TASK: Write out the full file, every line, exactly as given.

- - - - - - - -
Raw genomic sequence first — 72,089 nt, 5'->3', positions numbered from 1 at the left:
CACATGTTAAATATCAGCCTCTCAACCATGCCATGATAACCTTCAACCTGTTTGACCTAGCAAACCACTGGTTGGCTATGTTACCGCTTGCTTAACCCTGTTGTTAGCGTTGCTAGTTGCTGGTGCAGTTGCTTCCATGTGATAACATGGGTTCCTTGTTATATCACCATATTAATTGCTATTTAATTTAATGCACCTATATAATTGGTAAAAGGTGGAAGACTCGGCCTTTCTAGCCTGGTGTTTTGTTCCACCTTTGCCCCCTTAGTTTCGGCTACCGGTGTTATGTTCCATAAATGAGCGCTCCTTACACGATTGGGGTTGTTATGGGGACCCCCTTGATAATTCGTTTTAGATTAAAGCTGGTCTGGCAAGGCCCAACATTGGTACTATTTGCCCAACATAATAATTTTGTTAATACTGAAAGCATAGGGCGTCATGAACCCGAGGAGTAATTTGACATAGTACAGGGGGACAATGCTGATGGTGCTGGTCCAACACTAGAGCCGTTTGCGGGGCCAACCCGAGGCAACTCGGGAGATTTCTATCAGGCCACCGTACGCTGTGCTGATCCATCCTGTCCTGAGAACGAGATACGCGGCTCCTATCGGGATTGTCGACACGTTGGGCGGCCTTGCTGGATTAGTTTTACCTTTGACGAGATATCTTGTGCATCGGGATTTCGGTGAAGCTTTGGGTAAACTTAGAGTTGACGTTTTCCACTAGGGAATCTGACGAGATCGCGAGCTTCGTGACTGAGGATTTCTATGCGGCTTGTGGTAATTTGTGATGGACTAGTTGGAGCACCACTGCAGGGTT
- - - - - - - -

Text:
Raw genomic sequence first — 72,089 nt, 5'->3', positions numbered from 1 at the left:
CACATGTTAAATATCAGCCTCTCAACCATGCCATGATAACCTTCAACCTGTTTGACCTAGCAAACCACTGGTTGGCTATGTTACCGCTTGCTTAACCCTGTTGTTAGCGTTGCTAGTTGCTGGTGCAGTTGCTTCCATGTGATAACATGGGTTCCTTGTTATATCACCATATTAATTGCTATTTAATTTAATGCACCTATATAATTGGTAAAAGGTGGAAGACTCGGCCTTTCTAGCCTGGTGTTTTGTTCCACCTTTGCCCCCTTAGTTTCGGCTACCGGTGTTATGTTCCATAAATGAGCGCTCCTTACACGATTGGGGTTGTTATGGGGACCCCCTTGATAATTCGTTTTAGATTAAAGCTGGTCTGGCAAGGCCCAACATTGGTACTATTTGCCCAACATAATAATTTTGTTAATACTGAAAGCATAGGGCGTCATGAACCCGAGGAGTAATTTGACATAGTACAGGGGGACAATGCTGATGGTGCTGGTCCAACACTAGAGCCGTTTGCGGGGCCAACCCGAGGCAACTCGGGAGATTTCTATCAGGCCACCGTACGCTGTGCTGATCCATCCTGTCCTGAGAACGAGATACGCGGCTCCTATCGGGATTGTCGACACGTTGGGCGGCCTTGCTGGATTAGTTTTACCTTTGACGAGATATCTTGTGCATCGGGATTTCGGTGAAGCTTTGGGTAAACTTAGAGTTGACGTTTTCCACTAGGGAATCTGACGAGATCGCGAGCTTCGTGACTGAGGATTTCTATGCGGCTTGTGGTAATTTGTGATGGACTAGTTGGAGCACCACTGCAGGGTT